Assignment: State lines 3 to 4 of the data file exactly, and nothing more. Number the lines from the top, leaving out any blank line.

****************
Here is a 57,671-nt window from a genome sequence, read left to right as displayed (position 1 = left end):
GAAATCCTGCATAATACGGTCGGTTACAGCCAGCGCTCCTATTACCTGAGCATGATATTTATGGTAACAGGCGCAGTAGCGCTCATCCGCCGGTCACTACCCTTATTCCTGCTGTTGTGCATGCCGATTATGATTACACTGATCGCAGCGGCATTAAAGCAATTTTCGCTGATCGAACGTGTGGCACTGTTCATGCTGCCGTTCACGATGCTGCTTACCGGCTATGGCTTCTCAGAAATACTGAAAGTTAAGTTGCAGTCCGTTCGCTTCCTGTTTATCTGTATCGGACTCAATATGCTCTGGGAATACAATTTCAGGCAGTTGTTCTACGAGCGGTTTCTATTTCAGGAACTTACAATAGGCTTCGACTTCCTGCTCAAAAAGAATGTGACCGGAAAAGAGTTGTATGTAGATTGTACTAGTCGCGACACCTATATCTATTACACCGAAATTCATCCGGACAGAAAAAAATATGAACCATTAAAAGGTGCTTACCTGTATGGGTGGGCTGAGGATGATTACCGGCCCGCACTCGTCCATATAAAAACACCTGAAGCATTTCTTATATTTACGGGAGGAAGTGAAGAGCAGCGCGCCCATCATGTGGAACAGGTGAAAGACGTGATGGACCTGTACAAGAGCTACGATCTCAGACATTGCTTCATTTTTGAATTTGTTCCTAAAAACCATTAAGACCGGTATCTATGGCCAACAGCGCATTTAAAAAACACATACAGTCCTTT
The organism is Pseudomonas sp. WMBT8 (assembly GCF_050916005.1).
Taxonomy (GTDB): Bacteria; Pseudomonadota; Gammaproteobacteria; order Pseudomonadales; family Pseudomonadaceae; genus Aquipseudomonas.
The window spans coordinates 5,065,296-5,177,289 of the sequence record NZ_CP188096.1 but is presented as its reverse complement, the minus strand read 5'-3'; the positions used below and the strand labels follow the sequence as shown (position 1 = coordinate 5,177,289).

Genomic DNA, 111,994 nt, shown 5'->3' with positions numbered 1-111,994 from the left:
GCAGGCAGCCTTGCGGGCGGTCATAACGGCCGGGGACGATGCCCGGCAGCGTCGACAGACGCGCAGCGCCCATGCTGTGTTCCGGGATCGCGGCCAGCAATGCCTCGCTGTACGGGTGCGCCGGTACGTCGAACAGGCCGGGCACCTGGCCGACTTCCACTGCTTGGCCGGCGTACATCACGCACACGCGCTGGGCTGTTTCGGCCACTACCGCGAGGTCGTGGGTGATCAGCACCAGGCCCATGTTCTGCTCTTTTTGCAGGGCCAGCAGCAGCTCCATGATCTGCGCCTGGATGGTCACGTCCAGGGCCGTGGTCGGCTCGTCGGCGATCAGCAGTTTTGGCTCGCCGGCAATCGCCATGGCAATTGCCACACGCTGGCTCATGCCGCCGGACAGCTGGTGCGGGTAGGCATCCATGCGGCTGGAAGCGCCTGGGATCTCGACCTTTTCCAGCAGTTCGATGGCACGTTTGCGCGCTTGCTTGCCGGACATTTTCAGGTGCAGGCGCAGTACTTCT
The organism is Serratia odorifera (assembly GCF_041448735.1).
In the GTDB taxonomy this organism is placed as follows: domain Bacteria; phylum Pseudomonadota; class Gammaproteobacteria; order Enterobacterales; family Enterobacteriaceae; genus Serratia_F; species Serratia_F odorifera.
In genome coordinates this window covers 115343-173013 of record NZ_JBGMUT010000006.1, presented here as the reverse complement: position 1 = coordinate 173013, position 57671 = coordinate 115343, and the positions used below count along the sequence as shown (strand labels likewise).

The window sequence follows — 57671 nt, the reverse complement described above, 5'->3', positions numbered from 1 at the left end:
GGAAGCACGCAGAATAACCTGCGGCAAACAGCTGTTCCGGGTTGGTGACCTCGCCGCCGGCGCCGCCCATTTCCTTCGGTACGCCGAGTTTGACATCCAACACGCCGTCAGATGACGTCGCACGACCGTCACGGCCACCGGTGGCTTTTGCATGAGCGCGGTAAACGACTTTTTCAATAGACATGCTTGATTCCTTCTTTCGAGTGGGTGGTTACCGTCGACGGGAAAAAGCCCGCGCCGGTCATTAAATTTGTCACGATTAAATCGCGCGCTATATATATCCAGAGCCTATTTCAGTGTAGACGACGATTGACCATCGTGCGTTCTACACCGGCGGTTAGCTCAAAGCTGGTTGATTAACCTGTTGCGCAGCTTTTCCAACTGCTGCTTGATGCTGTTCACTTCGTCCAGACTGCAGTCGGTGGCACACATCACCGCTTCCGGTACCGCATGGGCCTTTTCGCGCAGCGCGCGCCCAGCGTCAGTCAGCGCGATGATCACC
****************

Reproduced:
The organism is Pseudomonas sp. WMBT8 (assembly GCF_050916005.1).
Taxonomy (GTDB): Bacteria; Pseudomonadota; Gammaproteobacteria; order Pseudomonadales; family Pseudomonadaceae; genus Aquipseudomonas.